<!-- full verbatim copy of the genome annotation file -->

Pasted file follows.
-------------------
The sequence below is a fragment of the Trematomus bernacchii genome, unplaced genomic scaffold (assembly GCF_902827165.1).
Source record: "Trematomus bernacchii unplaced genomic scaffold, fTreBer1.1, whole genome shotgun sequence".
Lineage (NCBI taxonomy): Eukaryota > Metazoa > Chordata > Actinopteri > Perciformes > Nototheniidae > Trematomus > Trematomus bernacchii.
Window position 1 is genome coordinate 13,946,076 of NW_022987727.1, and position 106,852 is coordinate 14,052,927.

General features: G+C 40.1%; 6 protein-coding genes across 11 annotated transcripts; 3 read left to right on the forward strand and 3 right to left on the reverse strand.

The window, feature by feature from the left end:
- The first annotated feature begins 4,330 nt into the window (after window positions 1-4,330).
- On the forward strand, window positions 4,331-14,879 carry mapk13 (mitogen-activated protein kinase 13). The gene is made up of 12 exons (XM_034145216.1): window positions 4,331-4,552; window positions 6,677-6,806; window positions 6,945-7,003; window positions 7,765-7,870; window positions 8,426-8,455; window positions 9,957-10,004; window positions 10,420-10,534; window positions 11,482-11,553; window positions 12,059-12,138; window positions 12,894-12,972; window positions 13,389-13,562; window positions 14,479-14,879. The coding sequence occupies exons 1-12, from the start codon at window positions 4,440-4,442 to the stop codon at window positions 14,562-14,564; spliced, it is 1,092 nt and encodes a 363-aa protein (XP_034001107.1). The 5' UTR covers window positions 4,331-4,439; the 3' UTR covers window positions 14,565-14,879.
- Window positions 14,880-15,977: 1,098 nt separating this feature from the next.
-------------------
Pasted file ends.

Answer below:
The sequence below is a fragment of the Trematomus bernacchii genome, unplaced genomic scaffold (assembly GCF_902827165.1).
Source record: "Trematomus bernacchii unplaced genomic scaffold, fTreBer1.1, whole genome shotgun sequence".
Lineage (NCBI taxonomy): Eukaryota > Metazoa > Chordata > Actinopteri > Perciformes > Nototheniidae > Trematomus > Trematomus bernacchii.
Window position 1 is genome coordinate 13,946,076 of NW_022987727.1, and position 106,852 is coordinate 14,052,927.

General features: G+C 40.1%; 6 protein-coding genes across 11 annotated transcripts; 3 read left to right on the forward strand and 3 right to left on the reverse strand.

The window, feature by feature from the left end:
- The first annotated feature begins 4,330 nt into the window (after window positions 1-4,330).
- On the forward strand, window positions 4,331-14,879 carry mapk13 (mitogen-activated protein kinase 13). The gene is made up of 12 exons (XM_034145216.1): window positions 4,331-4,552; window positions 6,677-6,806; window positions 6,945-7,003; window positions 7,765-7,870; window positions 8,426-8,455; window positions 9,957-10,004; window positions 10,420-10,534; window positions 11,482-11,553; window positions 12,059-12,138; window positions 12,894-12,972; window positions 13,389-13,562; window positions 14,479-14,879. The coding sequence occupies exons 1-12, from the start codon at window positions 4,440-4,442 to the stop codon at window positions 14,562-14,564; spliced, it is 1,092 nt and encodes a 363-aa protein (XP_034001107.1). The 5' UTR covers window positions 4,331-4,439; the 3' UTR covers window positions 14,565-14,879.
- Window positions 14,880-15,977: 1,098 nt separating this feature from the next.